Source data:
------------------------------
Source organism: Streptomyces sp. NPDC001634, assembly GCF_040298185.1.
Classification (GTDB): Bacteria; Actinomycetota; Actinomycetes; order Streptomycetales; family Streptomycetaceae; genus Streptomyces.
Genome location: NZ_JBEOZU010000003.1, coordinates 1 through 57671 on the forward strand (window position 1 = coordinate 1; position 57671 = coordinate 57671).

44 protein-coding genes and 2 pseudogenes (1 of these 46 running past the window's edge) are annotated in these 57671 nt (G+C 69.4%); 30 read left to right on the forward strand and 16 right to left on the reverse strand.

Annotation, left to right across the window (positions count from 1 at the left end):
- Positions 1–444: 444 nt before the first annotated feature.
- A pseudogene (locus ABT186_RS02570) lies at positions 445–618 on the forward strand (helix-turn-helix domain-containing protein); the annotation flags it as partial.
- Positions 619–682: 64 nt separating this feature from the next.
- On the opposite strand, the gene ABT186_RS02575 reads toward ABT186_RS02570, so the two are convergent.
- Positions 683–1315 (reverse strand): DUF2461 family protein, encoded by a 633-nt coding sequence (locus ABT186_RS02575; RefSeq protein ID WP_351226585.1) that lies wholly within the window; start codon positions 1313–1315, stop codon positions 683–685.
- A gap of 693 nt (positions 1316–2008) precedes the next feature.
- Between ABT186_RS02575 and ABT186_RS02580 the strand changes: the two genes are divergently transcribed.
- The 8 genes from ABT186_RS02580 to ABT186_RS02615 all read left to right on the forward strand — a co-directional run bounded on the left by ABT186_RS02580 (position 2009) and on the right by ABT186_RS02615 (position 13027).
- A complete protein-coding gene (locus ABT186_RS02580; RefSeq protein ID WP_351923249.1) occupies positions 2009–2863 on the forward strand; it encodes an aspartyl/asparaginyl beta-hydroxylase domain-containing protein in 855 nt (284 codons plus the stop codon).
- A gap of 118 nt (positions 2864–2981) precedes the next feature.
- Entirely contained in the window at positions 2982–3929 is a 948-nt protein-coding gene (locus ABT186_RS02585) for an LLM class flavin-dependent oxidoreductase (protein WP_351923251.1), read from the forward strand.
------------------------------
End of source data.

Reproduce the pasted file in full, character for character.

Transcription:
Source organism: Streptomyces sp. NPDC001634, assembly GCF_040298185.1.
Classification (GTDB): Bacteria; Actinomycetota; Actinomycetes; order Streptomycetales; family Streptomycetaceae; genus Streptomyces.
Genome location: NZ_JBEOZU010000003.1, coordinates 1 through 57671 on the forward strand (window position 1 = coordinate 1; position 57671 = coordinate 57671).

44 protein-coding genes and 2 pseudogenes (1 of these 46 running past the window's edge) are annotated in these 57671 nt (G+C 69.4%); 30 read left to right on the forward strand and 16 right to left on the reverse strand.

Annotation, left to right across the window (positions count from 1 at the left end):
- Positions 1–444: 444 nt before the first annotated feature.
- A pseudogene (locus ABT186_RS02570) lies at positions 445–618 on the forward strand (helix-turn-helix domain-containing protein); the annotation flags it as partial.
- Positions 619–682: 64 nt separating this feature from the next.
- On the opposite strand, the gene ABT186_RS02575 reads toward ABT186_RS02570, so the two are convergent.
- Positions 683–1315 (reverse strand): DUF2461 family protein, encoded by a 633-nt coding sequence (locus ABT186_RS02575; RefSeq protein ID WP_351226585.1) that lies wholly within the window; start codon positions 1313–1315, stop codon positions 683–685.
- A gap of 693 nt (positions 1316–2008) precedes the next feature.
- Between ABT186_RS02575 and ABT186_RS02580 the strand changes: the two genes are divergently transcribed.
- The 8 genes from ABT186_RS02580 to ABT186_RS02615 all read left to right on the forward strand — a co-directional run bounded on the left by ABT186_RS02580 (position 2009) and on the right by ABT186_RS02615 (position 13027).
- A complete protein-coding gene (locus ABT186_RS02580; RefSeq protein ID WP_351923249.1) occupies positions 2009–2863 on the forward strand; it encodes an aspartyl/asparaginyl beta-hydroxylase domain-containing protein in 855 nt (284 codons plus the stop codon).
- A gap of 118 nt (positions 2864–2981) precedes the next feature.
- Entirely contained in the window at positions 2982–3929 is a 948-nt protein-coding gene (locus ABT186_RS02585) for an LLM class flavin-dependent oxidoreductase (protein WP_351923251.1), read from the forward strand.